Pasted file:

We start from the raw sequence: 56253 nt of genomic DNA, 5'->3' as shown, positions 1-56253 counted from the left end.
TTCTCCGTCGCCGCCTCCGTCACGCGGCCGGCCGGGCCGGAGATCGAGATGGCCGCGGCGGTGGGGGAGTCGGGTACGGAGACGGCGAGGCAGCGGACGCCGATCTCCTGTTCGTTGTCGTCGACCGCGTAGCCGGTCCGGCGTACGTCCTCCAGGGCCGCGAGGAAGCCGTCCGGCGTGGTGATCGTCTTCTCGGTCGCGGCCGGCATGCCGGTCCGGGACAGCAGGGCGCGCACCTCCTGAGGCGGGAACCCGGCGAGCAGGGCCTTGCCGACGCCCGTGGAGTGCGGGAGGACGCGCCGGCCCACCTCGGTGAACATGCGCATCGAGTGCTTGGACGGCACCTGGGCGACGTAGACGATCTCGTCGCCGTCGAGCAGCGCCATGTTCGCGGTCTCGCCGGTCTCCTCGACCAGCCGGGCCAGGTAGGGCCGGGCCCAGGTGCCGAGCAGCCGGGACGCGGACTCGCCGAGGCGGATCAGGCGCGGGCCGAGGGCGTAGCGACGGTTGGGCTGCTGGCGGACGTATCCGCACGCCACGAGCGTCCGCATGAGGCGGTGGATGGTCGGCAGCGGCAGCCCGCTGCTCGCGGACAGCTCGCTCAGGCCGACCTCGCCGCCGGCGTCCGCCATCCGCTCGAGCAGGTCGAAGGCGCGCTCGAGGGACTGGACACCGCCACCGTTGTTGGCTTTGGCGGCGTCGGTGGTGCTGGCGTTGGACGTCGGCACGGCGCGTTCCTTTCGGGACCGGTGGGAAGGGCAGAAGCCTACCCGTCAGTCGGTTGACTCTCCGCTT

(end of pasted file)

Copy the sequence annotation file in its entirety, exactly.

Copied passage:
We start from the raw sequence: 56253 nt of genomic DNA, 5'->3' as shown, positions 1-56253 counted from the left end.
TTCTCCGTCGCCGCCTCCGTCACGCGGCCGGCCGGGCCGGAGATCGAGATGGCCGCGGCGGTGGGGGAGTCGGGTACGGAGACGGCGAGGCAGCGGACGCCGATCTCCTGTTCGTTGTCGTCGACCGCGTAGCCGGTCCGGCGTACGTCCTCCAGGGCCGCGAGGAAGCCGTCCGGCGTGGTGATCGTCTTCTCGGTCGCGGCCGGCATGCCGGTCCGGGACAGCAGGGCGCGCACCTCCTGAGGCGGGAACCCGGCGAGCAGGGCCTTGCCGACGCCCGTGGAGTGCGGGAGGACGCGCCGGCCCACCTCGGTGAACATGCGCATCGAGTGCTTGGACGGCACCTGGGCGACGTAGACGATCTCGTCGCCGTCGAGCAGCGCCATGTTCGCGGTCTCGCCGGTCTCCTCGACCAGCCGGGCCAGGTAGGGCCGGGCCCAGGTGCCGAGCAGCCGGGACGCGGACTCGCCGAGGCGGATCAGGCGCGGGCCGAGGGCGTAGCGACGGTTGGGCTGCTGGCGGACGTATCCGCACGCCACGAGCGTCCGCATGAGGCGGTGGATGGTCGGCAGCGGCAGCCCGCTGCTCGCGGACAGCTCGCTCAGGCCGACCTCGCCGCCGGCGTCCGCCATCCGCTCGAGCAGGTCGAAGGCGCGCTCGAGGGACTGGACACCGCCACCGTTGTTGGCTTTGGCGGCGTCGGTGGTGCTGGCGTTGGACGTCGGCACGGCGCGTTCCTTTCGGGACCGGTGGGAAGGGCAGAAGCCTACCCGTCAGTCGGTTGACTCTCCGCTT